The Sacred Valley

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Exalted by local inhabitants and visitors alike, the Urubamba River Valley is one the most enchanting places in all of the Americas. Known as the “Sacred Valley,” this beautiful region once formed the heart of the Inca Empire and continues to be one of the most important regions for Andean civilization to this day. There is no place where the cultural, historical, and geographical grandeur of the Peruvian Andes is more evident than in the Urubamba River Valley.

Rugged Geography

Surrounded by the dramatic, snow-capped peaks of the cordillera Vilcabamba, the Urubamba Valley takes its name from the river that flows through it. Known as the “Vilcanota” in Quechua, the Urubamba River begins in the high altiplano to the south of Cusco, flows through the heart of the Sacred Valley past the mountain that hosts Machu Picchu, and then onward towards the Amazon.

Rural Andean Villages

During Inca times, the Urubamba River Valley was the most important agricultural area in the Andes, and the majority of the produce in Cusco’s markets was sourced in the Sacred Valley. The Sacred Valley continues to exude its strong indigenous influences even to this day. The small villages along the Urubamba River are great places to experience Andean culture. From the Pisac Indigenous Market to the former Inca town of Ollantaytambo, the Sacred Valley abounds with indigenous culture and remains very traditional despite the recent influx of tourists en route to Machu Picchu. Here, travelers can meet Quechua artisans, tour rural potato-farming villages, and unearth extraordinary Inca archaeological sites.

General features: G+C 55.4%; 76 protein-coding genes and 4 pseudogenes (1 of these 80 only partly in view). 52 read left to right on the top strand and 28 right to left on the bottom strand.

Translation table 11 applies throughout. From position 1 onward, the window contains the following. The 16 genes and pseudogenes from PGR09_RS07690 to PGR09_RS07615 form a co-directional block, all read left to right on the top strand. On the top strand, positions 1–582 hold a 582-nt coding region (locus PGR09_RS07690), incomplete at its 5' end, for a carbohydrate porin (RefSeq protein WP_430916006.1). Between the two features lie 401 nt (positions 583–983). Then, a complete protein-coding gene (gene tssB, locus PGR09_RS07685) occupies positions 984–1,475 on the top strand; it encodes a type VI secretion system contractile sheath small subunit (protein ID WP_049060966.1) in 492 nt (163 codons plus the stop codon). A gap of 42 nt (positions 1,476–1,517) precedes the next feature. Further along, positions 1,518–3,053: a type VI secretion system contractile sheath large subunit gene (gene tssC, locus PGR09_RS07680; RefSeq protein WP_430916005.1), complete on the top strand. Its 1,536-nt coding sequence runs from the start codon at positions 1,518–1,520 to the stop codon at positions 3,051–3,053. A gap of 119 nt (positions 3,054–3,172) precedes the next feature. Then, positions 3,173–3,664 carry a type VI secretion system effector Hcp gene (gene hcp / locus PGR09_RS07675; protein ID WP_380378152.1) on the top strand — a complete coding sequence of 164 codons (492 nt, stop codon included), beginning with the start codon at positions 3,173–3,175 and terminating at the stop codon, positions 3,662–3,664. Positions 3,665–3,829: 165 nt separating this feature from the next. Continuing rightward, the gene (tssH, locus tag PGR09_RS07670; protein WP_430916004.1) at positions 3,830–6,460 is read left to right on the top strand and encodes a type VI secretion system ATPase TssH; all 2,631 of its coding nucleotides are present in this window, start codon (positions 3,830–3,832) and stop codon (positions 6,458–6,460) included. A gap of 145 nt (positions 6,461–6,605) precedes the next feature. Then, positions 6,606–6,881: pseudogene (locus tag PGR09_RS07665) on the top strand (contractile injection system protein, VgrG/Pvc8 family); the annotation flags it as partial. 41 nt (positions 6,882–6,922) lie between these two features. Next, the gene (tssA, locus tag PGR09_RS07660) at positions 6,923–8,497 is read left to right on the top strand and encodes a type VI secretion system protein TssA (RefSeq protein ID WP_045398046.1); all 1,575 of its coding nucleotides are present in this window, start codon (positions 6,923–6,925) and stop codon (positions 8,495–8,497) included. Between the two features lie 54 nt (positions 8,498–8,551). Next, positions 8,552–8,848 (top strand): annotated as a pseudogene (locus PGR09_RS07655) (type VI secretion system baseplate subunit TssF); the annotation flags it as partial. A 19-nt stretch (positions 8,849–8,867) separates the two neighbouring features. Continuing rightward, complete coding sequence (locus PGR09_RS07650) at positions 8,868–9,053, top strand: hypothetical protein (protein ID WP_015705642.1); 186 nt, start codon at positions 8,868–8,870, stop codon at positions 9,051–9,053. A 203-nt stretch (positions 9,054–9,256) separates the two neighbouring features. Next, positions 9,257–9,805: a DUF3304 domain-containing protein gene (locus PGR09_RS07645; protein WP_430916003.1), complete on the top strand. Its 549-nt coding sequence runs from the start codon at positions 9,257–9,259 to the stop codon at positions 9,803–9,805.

Sacred Valley Practical Information:

Along with Cusco, the Sacred Valley is one of the two gateways to Machu Picchu, with many travelers choosing to travel to Machu Picchu via the train station in Ollantaytambo.

If you’re traveling to Cusco, Machu Picchu, and the Sacred Valley, we recommend immediately descending from Cusco upon arrival and staying in the Sacred Valley for the first couple of nights. At approximately 9,000 ft. above sea level, depending on where you are, the Sacred Valley is significantly lower than Cusco and staying here for the first couple of nights is a strategic way to help your body acclimatize.

We recommend spending a minimum of two nights in the Sacred Valley, and we believe that one of the biggest mistakes people make when traveling to Machu Picchu is not allowing themselves enough time to enjoy the Sacred Valley. On our Small Group Tours, we spend the first three nights in the Sacred Valley, allowing guests to fully acclimatize and using the #1 Lodge and Spa in South America as a base for exploration.